NOT FOR PUBLICATION UNITED STATES DISTRICT COURT DISTRICT OF NEW JERSEY HENNA CARDENAS, individually and. on beha f ofa putative class, Civil Action No.: 16-2466 (JLL) OPINION Plaintiffs, V. SPINNAKER RESORTS, INC., Defendant. LINARES, Chief District Judge. This matter comes before the Court by way of Defendant Spinnaker Resorts, Inc.’s (“Spinnaker”) Motion to Dismiss the Plaintiffs Complaint (ECF No. 1 (“Compl.”)) pursuant to Rule 12(b)(2) of the Federal Rules of Civil Procedure for lack of personal jurisdiction. (ECF No. 25). Plaintiff Henna Cardenas has submitted an opposition (ECF No. 29), to which Defendant has replied (ECF No. 31). The Court decides this matter without oral argument pursuant to Rule 7$ of the Federal Rules of Civil Procedure. For the reasons set forth below, the Court grants the Motion to Dismiss. I. BACKGROUND’ Plaintiff Cardenas, on behalf of a proposed class, alleges that Defendant violated the Telephone Consumer Protection Act of 1991, 47 U.S.C. § 227 (“TCPA”) by making unsolicited telephone 1 This background is derived from Plaintiffs Complaint (ECF No. 1), which the Court must accept as true at this stage of the proceedings. SeeAlston v. Countiywide fin. Coip., 585 F.3d 753. 758 (3d Cir. 2009). 1 calls. (Compi. ¶ 2). Defendant is a Florida corporation with its headquarters in Hilton Head, South Carolina, and purportedly, relies on unsolicited telemarketing as a way to increase its customer base and generate sales for its vacation ownership business. (Id. ¶j 1, 11). Defendant and/or its agent made (and continue to make) multiple unsolicited promotional calls to the landline telephones of Plaintiff, and other members of the putative class, who are registered on the “Do Not Call Registry,” allegedly in violation of the TCPA. (Id. ¶J 2, 13, 15, 31, 32). Recipients of said phone calls have placed numerous online consumer complaints regarding said conduct. (Id. ¶J 12, 17). Plaintiff registered her landline phone number on the Do Not Call Registry on February 9, 2010. (Id. ¶ 19). Starting in or around April 2015, Plaintiff began receiving multiple calls during the day on her landline telephone from different New Jersey telephone numbers2 from “telemarketer[s] always identifiying] themselves as calling from ‘Spinnaker Resorts.” (Id. 22; see ct/so ECF No. 10-1, Declaration of Henna Cardenas (“Cardenas Decl.”) ¶ 3-5). ¶J 20, Plaintiff estimates that she has received at least 70 umvanted calls since May 2015, and has received as many as four calls per day. (Compl. ¶ 21). Despite repeatedly telling the caller that she was not interested, was on the “Do Not Call Registry,” and not to call her back again, Plaintiff continued (and continues) to receive multiple calls a week. (Id. ¶J 23-28; Cardenas Decl. ¶J 6-7). Plaintiff claims that she has suffered actual harm in the form of annoyance, nuisance, and invasion of privacy. (Compi. ¶ 30). On May 2, 2016, Plaintiff commenced this action against Spinnaker by filing a class action Complaint3 alleging four violations of the TCPA. (See generally Compl.). Plaintiff alleges that Plaintiff alleges that the following numbers have been identified as calling from Spinnaker: 908-206-8623; 908-2228013; 908-222-7407; 908-213-1884; 908-206-1351; and 908-213-0955. (Id. ¶f 20). Cardenas brings this action on behalf of two proposed classes: 2 2 A this Court has personal jurisdiction over Spinnaker because Spinnaker “conducts a significant amount of business in this District, solicits consumers in this District, made and continues to make unsolicited calls in this District, and because the wrongful conduct giving rise to this case occurred in, was directed to, and/or emanated from this District.” (Id. ¶ 8). On July 8, 2016 Spinnaker filed a Motion to dismiss for lack of personal jurisdiction. (ECF No. 9). Plaintiff opposed this motion onJuly 18, 2016 (ECFN0. 10) and onJuly25, 2016 Spinnakerreplied(ECFNo. 12). OnAugust 3, 2016 this Court denied Defendant’s Motion to Dismiss on the basis that Plaintiff had alleged enough facts to entitle her to jurisdictional discovery. (ECF No. 13). Thereafter, jurisdictional discovery commenced in order to determine whether a basis exists for this Court to exercise personal jurisdiction over Spinnaker. On May 19, 2017 discovery concluded and on June 9, 2017 Defendant filed the instant Motion to Dismiss for lack of personal jurisdiction. (ECf No. 25). On July 3, 2017, Plaintiff opposed this Motion (ECF No. 29) and Defendant responded on July 24, 2017 (ECf No. 31). II. LEGAL STANDARD Once a defendant files a motion to dismiss for lack of personal jurisdiction pursuant to Federal Rule of Civil Procedure 1 2(b)(2), the “plaintiff must prove by affidavits or other competent evidence that jurisdiction is proper.” Metcalfe Cir. 2009) (internal citations omitted). i’. Renaissance Marine, h?c.. 566 f.3d 324, 330 (3d Where, as here, the district court does not hold an No Consent-DNC Class: All individuals in the United States (1) who had his or her telephone number(s) registered with the National Do Not Call Registry for at least thirty days, (2) who thereafter received more than one telephone call made by or on behalf of Defendant Continuum [sic] within a 1 2-month period starting february 12, 2012 to present, and (3) for whom Defendant obtained prior express consent to call in the same manner as Defendant claims it obtained consent to call on the Plaintiff. Stop Calling Class: All individuals in the United States (1) who had his or her telephone number(s) registered with the National Do Not Call Registry for at least thirty days; (2) who received more than one telephone call made by or on behalf ofDefendant within a 12-month period from April 21, 2012 to present: (3) who requested that Defendant not call them again; (4) and who received at least one additional call from Defendant at least thirty days after the request to stop calling. (Compl. ¶ 33). evidentiary hearing, a plaintiff need only establish a “prima fade case of personal jurisdiction and the plaintiff is entitled to have its allegations taken as true and all factual disputes drawn in its favor.” Miller Yacht Sates, Inc. v. Smith, 384 F.3d 93, 97 (3d Cir. 2004). Additionally, “[i]f the contents of the plaintiffs complaint conflict with the defendant’s affidavits, the district court must construe all reasonable inferences that can be drawn from the papers in the plaintiffs favor.” Haffen v. Butter Specialties, Inc., 2011 WL 831933, *2 (D.N.J. Mar. 3,2011) (quoting 4 Wright & Miller, Federal Practice and Procedure: Civil 3d 1067.6 (3d ed. 2002)). The plaintiff, however, retains “the burden of demonstrating that the defendants’ contacts with the forum state are sufficient to give the court in personam jurisdiction.” Mesalic v. fiberftoat Corp., $97 F.2d 696, 699 (3d Cir. 1990). “These contacts must be shown ‘with reasonable particularity.” We//ness Pttbl ‘g v. Barefoot, 128 F. App’x 266, 26$ (3d Cir. 2005) (quoting Mellon Bank v. farino, 960 F.2d 1217, 1223 (3dCir. 1992)). “A federal court sitting in New Jersey has jurisdiction over parties to the extent provided under New Jersey state law.” Miller Yacht Sales, Inc., 384 F.3d at 96 (3d Cir. 2004). “New Jersey’s long-ann statute provides for jurisdiction coextensive with the due process requirements of the United States Constitution.” Id. (citing N.J. Ct. R. 4:4-4(c)). A district court sitting in New Jersey may therefore exercise personal jurisdiction over a non-resident defendant if the defendant has “certain minimum contacts with [New Jersey] such that the maintenance of the suit does not offend ‘traditional notions of fair play and substantial justice.” Hemy Heide, Inc. v. WRH Prods. Co., Inc., 766 F.2d 105, 10$ (3d Cir. 1985) (quoting Int’l Shoe Co. v. Washington, 326 U.S. 310, 316 (1945)). “Minimum contacts can be analyzed in the context of general jurisdiction or specific jurisdiction.” Metcalfe, 566 F.3d at 334. “General jurisdiction results from, among other things, 4 ‘systematic and continuous’ contact between a non-resident defendant and the forum state.” Sptigllo v. Cabaret Lounge, 344 F. App’x 724, 725 (3d Cir. 2009) (quoting Jut ‘1 Shoe, 326 U.S. at 320. “Specific jurisdiction over a defendant exists when that defendant has ‘purposefully directed his activities at residents of the forum and the litigation results from alleged injuries that arise out of or relate to those activities.” Miller Yacht Sales, 384 F.3d at 96 (quoting Burger King Corp. v. Rtedzewicz, 471 U.S. 462, 472 (1985)). A. General Jurisdiction “[G]eneraljurisdiction exists when a defendant has maintained systematic and continuous contacts with the forum state.’ This is a fact-specific inquiry, and the ‘nonresident’s contacts to the forum must be continuous and substantial’ to support the exercise of general jurisdiction.” Aipaio v. Dttpre, 527 F. App’x 10$, 113 (3d Cir. 2013) (internal citations omitted). In recent years, the United States Supreme Court has offered guidance on the level of “continuous and substantial” contacts that might justify the exercise of general or “all purpose” jurisdiction. In Goodyear Dunlop Tires Operations v. Brown the Court addressed a situation in which the foreign subsidiaries of an American corporation challenged a North Carolina court’s exercise of personal jurisdiction over them. 131 5. Ct. 2846 (2011). A unanimous Court discussed the parameters of general jurisdiction, writing that “[flor an individual, the paradigm forum for the exercise of general jurisdiction is the individual’s domicile; for a corporation, it is an equivalent place, one in which the corporation is fairly regarded as at home.” Id. at 2853-54. The Court reiterated the principal that “[a] corporation’s ‘continuous activity of some sorts within a state’ • ‘is not enough to support the demand that the corporation be amenable to suits unrelated to that activity.” Id. at 2856 (quoting Int’l Shoe Co., 326 U.S. at 318). The Court further noted that neither regular purchases of goods from a state nor the sales of goods to a state were sufficient, in 5 themselves, to subject an entity to general jurisdiction on claims unrelated to the sales/purchases. Id. at 2856-57 (citing Helicopteros Nacionales Dc Colombia v. Hall, 466 U.S. 408, 418 (1984)). As the Defendant subsidiaries in Goodyear had only “attenuated” contacts with the state (i.e., their products were sold into the state via intermediaries)4 and were “in no sense at home in North Carolina,” the Court found that the subsidiaries were not subject to general jurisdiction in North Carolina’s courts. Id. at 2857. The Supreme Court confirmed the narrow applicability of the general jurisdiction doctrine in Daimler AG v. Bauman, 134 S. Ct. 746 (2014). In Daimler, the Court rejected a formulation of the doctrine that would “approve the exercise of general jurisdiction in every State in which a corporation ‘engages in a substantial, continuous, and systematic course of business,” characterizing that broad definition as “unacceptably grasping.” Id. at 761 (internal citation omitted). The Court observed that “the inquiry under Goodyear is not whether a foreign corporation’s in-forum contacts can be said to be in some sense ‘continuous and systematic,’ it is whether that corporation’s ‘affiliations with the State are so ‘continuous and systematic’ as to render it essentially at home in the fontrn State.” Id. at 761 (quoting Goodyear, 131 5. Ct. at 2851). The Court also clarified that “the general jurisdiction inquiry does not ‘focus solely on the magnitude of the defendant’s in-state contacts.’ General jurisdiction instead calls for an appraisal of a corporation’s activities in their entirety, nationwide and worldwide. A corporation that operates in many places can carcely be deemed at home in all of them. Otherwise ‘at home’ would be synonymous with ‘doing business’ tests framed before specific jurisdiction evolved in the United States.” Id. at 762, n. 20. The Court ultimately found that there was “no basis to subject may bolster The Goodyear Court also specified that while the “[fjlow of a manufacturefs products into a forum ties serving to bolster the exercise of specific jurisdiction do not an affiliation germane to specific jurisdiction warrant a determination that, based on those ties, the forum has general jurisdiction over a defendant.” Id. at 2855 (emphases in original). ‘ ... . . . 6 Daimler to general jurisdiction in California, for Daimler’s slim contacts with the State hardly render it at home there.” Id. at 760, 76 1-62. B. Specific Jurisdiction “Specific jurisdiction is established when a non-resident defendant has ‘purposefully directed’ his activities at a resident of the forum and the injury arises from or is related to those activities.” Gen. Elec. Co. v. Deutz AG, 270 F.3d 144, 150 (3d Cir. 2001) (quoting Burger King, 471 U.S. at 472). In other words, specific jurisdiction exists where the “cause of action arises out of [t]he defendant’s forum-related activities, such that the defendant should reasonably anticipate being haled into court in that forum.” Abel v. Kirbaran, 267 F. App’x 106, 108 (3d Cir. 200$) (internal citations and quotations omitted). Three elements must be met to establish specific jurisdiction. HS Real Co., LLC v. Slier, 526 F. App’x 203, 206 (3d Cir. 2013). First, the defendant must have purposefully availed itself of the privilege of conducting activities within the forum. Id. Second, “plaintiffs’ claims must arise out of or relate to at least one of the contacts with the forum.” Id. (internal citations and quotations omitted). Third, the exercise of jurisdiction must comport with traditional notions of fair play and substantial justice. O’Connor v. Sandy Lane Hotel Co., Ltd., 496 F.3d 312, 317 (3d Cir. 2007). Because the existence of specific jurisdiction depends on a link between the defendant’s activity and the resulting harni, a specific jurisdiction analysis is necessarily claim specific. Remick v. Manfredy, 23$ F.3d 248, 255 (3d Cir. 2001) (“Such a determination is claim specific because a conclusion that the District Court has personal jurisdiction over one of the defendants as to a particular claim asserted by [plaintiff] does not necessarily mean that it has personal jurisdiction over that same defendant as to [plaintiffi’s other claims.”). 7 III. ANALYSIS Defendant contends that this Court does not have personal jurisdiction over it because Spinnaker is “not ‘at home” and “lacks minimum contacts [with the forum], either directly or under agency principles.” (ECF No. 25 at 6). Specifically, Defendant argues that jurisdictional discovery proves that neither Resort Sales Missouri, Inc. nor Resort Sales by Spinnaker, Inc. (collectively, the “Resort Sales Companies”), the companies responsible for marketing Spinnaker’s timeshares, are agents of Spinnaker for the purposes ofjurisdiction. (Id.). Defendant further contends that even if the Resort Sales Companies were agents of Spinnaker, Plaintiff fails to show that either company made the calls in question. (ECf No. 31 at 7). In opposition, Plaintiff argues that the Court can exercise jurisdiction over Defendant pursuant to an agency theory “because the subsidiaries conduct business in this District on Spinnaker’s behalf, there is common ownership, Spinnaker supports its subsidiaries financially, and Spinnaker controls its subsidiaries’ affairs.” (ECF No. 29 at 12). Plaintiff concedes that this Court does not have general jurisdiction over Spinnaker and/or its subsidiaries (ECF No. 29 at 23), thus the Court will only address specific jurisdiction. In tenris of specific jurisdiction, Defendant is a Florida corporation with its headquarters in South Carolina (Compi. ¶ 1) and allegedly does not have employees. (ECF No. 9-2, Declaration of Basil W. Matthews (“Matthews Decl.”) ¶J 7, 9). Moreover, Defendant “does not conduct telernarketing activities or make telephone calls to solicit sales from potential customers.” (Id. ¶J1 0, 11). Instead, Defendant contends that “[all] telernarketing activities directed to potential customers are conducted by Spinnaker’s subsidiary corporations Resort Sales Missouri, Inc., a Missouri Corporation, or Resort Sales by Spinnaker, Inc., a South Carolina corporation, or independent telemarketing companies they hire.” (Id. 8 ¶ 8). Further, Defendant is not registered to do business in New Jersey and “solicits no business there.” (ECF No. 25 at 18). Thus, since Defendant itself did not make the calls in question to Plaintiff, and Plaintiff fails to allege other ways in which Defendant purposefully availed itself of the forum, the Court does not have specific jurisdiction over Defendant. See I McIntyre Mach, Ltd. v. Nicastro, 564 U.S. 873, $86 (2011). Instead, the Court must consider if an agency relationship exists between Defendant and the Resort Sales Companies. The Court finds that the Resort Sales Companies are not agents of Defendant for jurisdictional purposes and, moreover, even if they were, Plaintiff has failed to allege that the Resort Sales Companies made the unsolicited phone calls in question thus invalidating any agency argument. “To determine if a subsidiary is acting as an agent of the parent, courts consider (1) whether the subsidiary is doing business in the forum that would otherwise be performed by the parent; (2) whether there is common ownership of the parent and subsidiary; (3) whether there is financial dependency; and (4) whether the parent interferes with the subsidiary’s personnel, disregards the corporate formalities, and/or controls the subsidiary’s marketing and operational policies.” Edelson V, L.F. v. Encore Networks, Inc.,2012 WL4891696, *3 (D.N.J. Oct. 12, 2012) (quotingDeweyv. VolkswagenAG, 55$f. Stipp. 2d 505, 513 (D.N.J. 200$)). Plaintiff claims the first requirement of agency is met because the Resort Sales Companies solicited business in New Jersey on behalf of Defendant, who would otherwise have had to solicit such business itself. (ECf No. 29 at 14). The record shows that the absence of the Resort Sales Companies does not necessarily mean that Defendant performed the call itself since it could turn to independent contractors—and in fact has already done so in part. Additionally, Defendant is a real estate company but Plaintiff does not allege that said subsidiaries are authorized to make real estate transactions on Defendant’s behalf. “Therefore, ‘because it cannot be said that [the 9 subsidiary] can do all of the business [the parent] could do were its own officials present in [New Jersey], an agency relationship did not exist.” Seltzer v. I.C. Optics, Ltd., 339 F. Supp. 2d 601, 610 (D.N.J. 2004) (internal quotations omitted). As for the second factor, common ownership of the parent and subsidiary, Defendant concedes that the Resort Sales Companies are “wholly-owned subsidiaries of Spinnaker.” (ECF No. 31 at 10). However, “forum contacts of a subsidiary corporation will not be imputed to a parent corporation without a showing of something more than mere ownership.” Leo v. Kerr-McGee, 1996 WL 254054, *5 (D.N.J. May 10, 1996) (quoting Ffitndstein v. Omnicom Group, Inc., 285 N.J. Super. 245, 252 (App. Div. 1995)). Thus, common ownership of Defendant and the Resort Sales Companies alone is not dispositive. The third factor, financial dependency, is also not met here. A subsidiary is dependent if it “needs financial support from its parent on a regular basis or for expenses other than the strategic acquisitions of other corporations.” Qitalily Int’l Packaging, LTD. v. Chamilia, Inc., 2015 WL 4749156, *6 (D.N.J. Aug. 5, 2015). However, Defendant points out that the Resort Sales Companies each have separate and various bank accounts (ECF No. 31 at 12; ECF No. 25-2 Declaration of Steven F. Gooby (“Gooby Dccl.”), Exs. 7, 13), and credit card merchant accounts, which shows that the Resort Sales Companies receive revenue from sources other than just Defendant. (Gooby Decl., Exs. 8, 14). Thus, the Court is not persuaded that the Resort Sales Companies are financially dependent on Defendant. Finally, the Court must determine “whether the parent interferes with the subsidiary’s personnel, disregards the corporate formalities, and/or controls the subsidiary’s marketing and operational policies.” Edelson, 2012 WL 4891696 at *3• Plaintiff first asserts that Defendnat exerts control through its shared corporate officers with its subsidiaries.5 However, as noted above, Plaintiff also asserts both Defendnat and the Resort Sales Companies have the same Executive Director of Sales and Marketing, Shawn Oliver, despite Spinnaker’s assertions to the contrary (ECf No. 29 at 20). Plaintiff relies on a 10 the existence of common officers between a parent and a subsidiary does not establish control. Leo, 1996 WL 254054 at *5• Plaintiff also argues that Spinnaker controls the Resort Sales Companies because it extended its contract with Southwind Management Corporation to provide payroll and human resources to cover the Resort Sales Companies thereby making personnel and operational decisions on their behalf. (ECF No. 29 at 22). However, this connection is tenuous at best and merely shows that the Resort Sales Companies and Spinnaker utilize the same third-party company for certain services. It does not prove that Defendant “controls the subsidiary’s marketing and operational policies.” Edetson, 2012 WL 4891696 at *3 The Court is not satisfied with Plaintiffs argument that agency exists between the Resort Sales Companies and Defendant and thus will not impute the former’s contacts with New Jersey to the latter. Even if Plaintiff had satisfactorily established agency, Plaintiff fails to allege that the Resort Sales Companies made the unsolicited telephone calls that gave rise to this action. The Complaint clearly attributes the telephone calls to Defendant, not to its subsidiaries and Plaintiff has not attempted to amend it. (Cornpl. 1 ¶J 2, 13, 15, 31, 32). Furthermore, during jurisdictional discovery, after Plaintiff subpoenaed the Resort Sales Companies (Gooby Decl., Exs. 5, 11), both Resort Sales Companies denied making the calls in question to Plaintiff. (Gooby Decl., Ex. 12 at Nos. 6-10; Gooby Decl. Ex. 6 at Nos. 6-10). Defendant contends that these responses demonstrate that any telemarketing calls to Plaintiff must have come from independent telemarketing companies, not its subsidiaries. The Court finds that Plaintiff has failed to show that the Resort Sales Companies made the alleged phone calls. Since Plaintiffs argument for specific personal jurisdiction is based on the premise that the Resort Sales Companies made telephone calls to caption from Spinnaker’s website proclaiming Oliver to be said Director of Defendant. Defendant responds that the caption was in error and the subpoenaed payroll records clearly show that Oliver works for Resort Sales by Spinnaker not for Defendant. (ECF No. 31 at 14). Since this argument is really just an elaboration of Plaintiffs assertion that the Resort Sales Companies and Defendant have common ownership, the Court need not address it further. 11 Plaintiff and other class members, Plaintiffs failure to show that the Resort Sales Companies made such calls defeats its jurisdictional argument. Accordingly, even if the Resort Sales Companies are agents of Defendant, the Court cannot have specific personal jurisdiction over Defendant without the requisite minimum contacts with the forum. IV. CONCLUSION For the aforementioned reasons, Defendant’s Motion to Dismiss the Complaint is hereby granted. An appropriate Order accompanies this Opinion. DATED: August8, 2017 JOSE. T,4If’JAREV Chie/)zIge, United States District Court 12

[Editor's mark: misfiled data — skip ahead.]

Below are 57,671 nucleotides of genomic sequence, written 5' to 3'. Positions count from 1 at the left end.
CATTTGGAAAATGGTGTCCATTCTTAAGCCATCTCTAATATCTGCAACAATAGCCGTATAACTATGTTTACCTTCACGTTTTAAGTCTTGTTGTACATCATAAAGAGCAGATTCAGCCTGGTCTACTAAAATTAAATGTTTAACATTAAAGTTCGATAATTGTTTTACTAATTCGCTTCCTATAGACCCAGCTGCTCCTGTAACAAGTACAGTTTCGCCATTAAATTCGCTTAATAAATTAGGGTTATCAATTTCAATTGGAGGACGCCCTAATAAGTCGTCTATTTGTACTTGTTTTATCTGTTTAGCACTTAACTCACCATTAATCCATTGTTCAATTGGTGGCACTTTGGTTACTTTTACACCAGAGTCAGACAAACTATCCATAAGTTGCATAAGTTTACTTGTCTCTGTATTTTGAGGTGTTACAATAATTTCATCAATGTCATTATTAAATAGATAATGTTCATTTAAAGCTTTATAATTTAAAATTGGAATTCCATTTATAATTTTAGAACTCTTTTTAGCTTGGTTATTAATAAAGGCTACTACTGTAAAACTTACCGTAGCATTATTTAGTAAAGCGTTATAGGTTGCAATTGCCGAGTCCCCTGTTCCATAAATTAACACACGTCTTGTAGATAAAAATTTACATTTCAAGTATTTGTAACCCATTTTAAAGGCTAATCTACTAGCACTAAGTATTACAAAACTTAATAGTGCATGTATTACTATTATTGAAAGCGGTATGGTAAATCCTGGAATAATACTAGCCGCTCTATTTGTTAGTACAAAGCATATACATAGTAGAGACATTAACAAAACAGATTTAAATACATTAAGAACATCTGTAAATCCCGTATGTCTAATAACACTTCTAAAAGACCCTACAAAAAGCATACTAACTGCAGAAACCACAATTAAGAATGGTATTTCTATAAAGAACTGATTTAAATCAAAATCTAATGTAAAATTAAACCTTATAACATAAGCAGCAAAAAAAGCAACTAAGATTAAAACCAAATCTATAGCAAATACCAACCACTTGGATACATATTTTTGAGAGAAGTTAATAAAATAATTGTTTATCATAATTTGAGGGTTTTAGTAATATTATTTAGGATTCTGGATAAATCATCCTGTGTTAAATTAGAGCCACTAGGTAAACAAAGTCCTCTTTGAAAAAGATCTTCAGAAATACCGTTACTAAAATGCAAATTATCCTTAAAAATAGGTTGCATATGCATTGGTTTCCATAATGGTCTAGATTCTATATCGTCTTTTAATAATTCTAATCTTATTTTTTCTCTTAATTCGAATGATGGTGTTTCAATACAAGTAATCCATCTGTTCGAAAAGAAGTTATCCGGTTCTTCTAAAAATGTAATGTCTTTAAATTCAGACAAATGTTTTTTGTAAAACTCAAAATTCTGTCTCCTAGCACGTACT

Disclaimer: Justia Dockets & Filings provides public litigation records from the federal appellate and district courts. These filings and docket sheets should not be considered findings of fact or liability, nor do they necessarily reflect the view of Justia.

Why Is My Information Online?